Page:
Guillaume Henry quits Nina Ricci
The house did not renew the designer’s contract, a three-year agreement which ended on March 15, which means that Paris-based Nina Ricci effectively fired Henry.
The house confirmed that the next Nina Ricci collection will be created by an in-house design team. Nina Ricci is one of four fashion houses controlled by the Puig family, an extended Catalan clan that owns Spain’s largest perfume group. The Puigs control the fashion houses of Paco Rabanne, Jean Paul Gaultier and Carolina Herrera. The group also oversees the fragrance licenses of Valentino, Comme des Garçons and Prada.
“After three years of mutually gratifying creative collaboration, Nina Ricci and Guillaume Henry have together decided that the designer will depart the house after the presentation of the fall-winter 2018-19 collection,” Nina Ricci said in a statement, referring to his last runway appearance in the Hotel Potocki on March 2.
“Pending the arrival of a new Creative Director, the next collections will be designed by the Nina Ricci Studio,” it added.
The news had been widely expected. Since several months prior, senior Puig executives had been less than enthusiastic about Henry’s performance at Ricci.
However, as recently as his final collection for the house, Henry was adamantly denying he was on the verge of departing the house, which was founded in 1932.
“No, I am not leaving Nina Ricci, and this is not the moment to talk about rumors, especially a day of a défilé!” Henry insisted, somewhat straining credibility.
Henry entered Nina Ricci in 2015 as an acclaimed young talent, after brilliantly reviving Carven, injecting a youthful insouciance into an almost moribund house. However, from the beginning Henry’s attempt to inject a contemporary take on grand French chic never quite gelled. He does, however, leave after staging several memorable shows - most notably his fall 2016 collection staged in March of that year and dedicated to passionate French women, with seductive negligée dresses and seductively crushed metallic silk cocktails.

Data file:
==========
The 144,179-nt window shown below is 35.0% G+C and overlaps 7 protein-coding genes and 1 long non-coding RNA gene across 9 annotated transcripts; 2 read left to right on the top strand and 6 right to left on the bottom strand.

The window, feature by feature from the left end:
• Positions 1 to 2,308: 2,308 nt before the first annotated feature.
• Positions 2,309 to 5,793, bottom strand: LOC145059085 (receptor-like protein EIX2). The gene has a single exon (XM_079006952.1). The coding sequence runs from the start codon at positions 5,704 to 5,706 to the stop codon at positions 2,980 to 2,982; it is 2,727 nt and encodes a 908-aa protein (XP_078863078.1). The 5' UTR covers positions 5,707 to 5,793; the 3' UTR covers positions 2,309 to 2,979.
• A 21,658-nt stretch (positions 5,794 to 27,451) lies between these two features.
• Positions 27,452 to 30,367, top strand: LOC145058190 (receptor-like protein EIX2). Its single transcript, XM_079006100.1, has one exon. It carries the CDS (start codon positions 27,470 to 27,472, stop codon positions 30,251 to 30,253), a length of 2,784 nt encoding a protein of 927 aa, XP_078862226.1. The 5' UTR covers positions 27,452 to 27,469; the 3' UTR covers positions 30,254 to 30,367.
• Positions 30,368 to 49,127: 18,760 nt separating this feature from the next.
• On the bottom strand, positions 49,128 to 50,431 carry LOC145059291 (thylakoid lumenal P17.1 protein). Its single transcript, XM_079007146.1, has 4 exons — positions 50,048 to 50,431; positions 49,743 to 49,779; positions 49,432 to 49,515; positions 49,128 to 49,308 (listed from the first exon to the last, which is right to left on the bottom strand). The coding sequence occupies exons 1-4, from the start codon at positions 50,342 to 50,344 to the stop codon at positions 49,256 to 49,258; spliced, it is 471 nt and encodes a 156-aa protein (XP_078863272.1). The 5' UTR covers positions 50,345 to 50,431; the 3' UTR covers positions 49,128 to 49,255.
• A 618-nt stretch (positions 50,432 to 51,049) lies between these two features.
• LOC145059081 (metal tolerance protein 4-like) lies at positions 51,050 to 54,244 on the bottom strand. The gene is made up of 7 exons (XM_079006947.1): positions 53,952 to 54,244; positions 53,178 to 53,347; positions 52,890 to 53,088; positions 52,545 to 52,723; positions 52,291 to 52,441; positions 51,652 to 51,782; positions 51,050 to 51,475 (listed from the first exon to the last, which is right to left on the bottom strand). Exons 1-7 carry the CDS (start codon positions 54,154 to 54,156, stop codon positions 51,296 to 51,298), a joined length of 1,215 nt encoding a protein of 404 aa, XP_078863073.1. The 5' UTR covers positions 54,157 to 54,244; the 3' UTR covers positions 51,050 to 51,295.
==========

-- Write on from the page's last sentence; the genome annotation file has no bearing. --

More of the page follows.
Henry, a graduate of Duperré, the noted 3rd arrondissement art school, had done stints at Givenchy and Paule Ka, before taking creative control at Carven. At Nina Ricci, he succeeded Englishman Peter Copping.
Henry’s departure comes just one month after Carolina Herrera staged her final show in New York as a designer for the house she founded in 1980. Her successor had already been named, Wes Gordon, who had experience working in that house.
Herrera, however, will stay at her house, in an ambassadorial role. Moreover, Herrera lasted 37 years, while Henry did not quite make 36 months at Nina Ricci.
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